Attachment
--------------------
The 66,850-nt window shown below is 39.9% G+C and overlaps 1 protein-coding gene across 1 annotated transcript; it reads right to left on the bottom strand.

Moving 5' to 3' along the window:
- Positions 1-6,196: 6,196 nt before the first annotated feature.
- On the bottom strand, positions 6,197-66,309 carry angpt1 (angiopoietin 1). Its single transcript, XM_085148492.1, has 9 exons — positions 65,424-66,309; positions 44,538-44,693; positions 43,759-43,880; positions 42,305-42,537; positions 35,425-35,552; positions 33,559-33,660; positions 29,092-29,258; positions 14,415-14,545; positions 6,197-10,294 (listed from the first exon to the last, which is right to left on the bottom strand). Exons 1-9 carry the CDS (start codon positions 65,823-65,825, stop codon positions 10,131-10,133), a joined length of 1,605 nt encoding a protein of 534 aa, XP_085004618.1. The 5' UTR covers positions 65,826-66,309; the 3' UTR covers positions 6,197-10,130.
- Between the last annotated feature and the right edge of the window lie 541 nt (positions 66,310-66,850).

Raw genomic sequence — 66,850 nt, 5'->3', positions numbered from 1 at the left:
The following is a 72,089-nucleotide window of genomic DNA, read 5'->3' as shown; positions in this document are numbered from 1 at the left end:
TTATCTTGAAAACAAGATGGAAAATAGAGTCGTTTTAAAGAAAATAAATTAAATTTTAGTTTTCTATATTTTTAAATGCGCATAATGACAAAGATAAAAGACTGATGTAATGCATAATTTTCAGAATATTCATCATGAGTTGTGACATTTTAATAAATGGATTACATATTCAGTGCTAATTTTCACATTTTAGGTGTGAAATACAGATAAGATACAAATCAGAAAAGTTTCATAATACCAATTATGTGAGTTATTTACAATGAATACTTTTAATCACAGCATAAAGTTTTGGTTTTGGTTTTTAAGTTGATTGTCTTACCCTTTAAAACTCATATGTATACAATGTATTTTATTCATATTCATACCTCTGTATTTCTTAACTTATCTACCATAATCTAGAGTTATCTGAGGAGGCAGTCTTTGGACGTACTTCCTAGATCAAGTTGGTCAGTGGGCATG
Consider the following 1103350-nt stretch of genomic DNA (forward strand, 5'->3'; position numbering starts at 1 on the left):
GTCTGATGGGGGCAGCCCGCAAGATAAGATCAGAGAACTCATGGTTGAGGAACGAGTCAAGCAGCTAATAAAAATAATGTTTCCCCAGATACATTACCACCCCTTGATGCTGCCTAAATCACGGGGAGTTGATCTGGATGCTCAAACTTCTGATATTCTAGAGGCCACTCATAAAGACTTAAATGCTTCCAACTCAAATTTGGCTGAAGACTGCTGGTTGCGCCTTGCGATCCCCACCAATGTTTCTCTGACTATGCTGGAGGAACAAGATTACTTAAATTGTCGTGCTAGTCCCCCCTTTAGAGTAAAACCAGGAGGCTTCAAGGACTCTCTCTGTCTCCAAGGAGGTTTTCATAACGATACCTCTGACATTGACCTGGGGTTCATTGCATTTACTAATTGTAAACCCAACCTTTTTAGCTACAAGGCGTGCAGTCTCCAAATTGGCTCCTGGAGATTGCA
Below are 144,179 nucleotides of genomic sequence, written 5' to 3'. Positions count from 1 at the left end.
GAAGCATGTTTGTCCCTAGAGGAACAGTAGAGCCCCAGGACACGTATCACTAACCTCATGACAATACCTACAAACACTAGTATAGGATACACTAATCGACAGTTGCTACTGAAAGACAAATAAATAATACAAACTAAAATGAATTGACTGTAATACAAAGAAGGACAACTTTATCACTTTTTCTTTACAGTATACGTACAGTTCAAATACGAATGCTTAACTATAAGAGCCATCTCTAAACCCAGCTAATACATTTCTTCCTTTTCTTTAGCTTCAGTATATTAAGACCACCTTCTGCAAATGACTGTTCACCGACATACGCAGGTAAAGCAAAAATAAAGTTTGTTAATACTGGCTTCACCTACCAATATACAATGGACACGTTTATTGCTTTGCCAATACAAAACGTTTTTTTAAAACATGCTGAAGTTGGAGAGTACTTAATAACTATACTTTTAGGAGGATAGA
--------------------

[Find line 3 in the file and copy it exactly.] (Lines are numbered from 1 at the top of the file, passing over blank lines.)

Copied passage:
- Positions 1-6,196: 6,196 nt before the first annotated feature.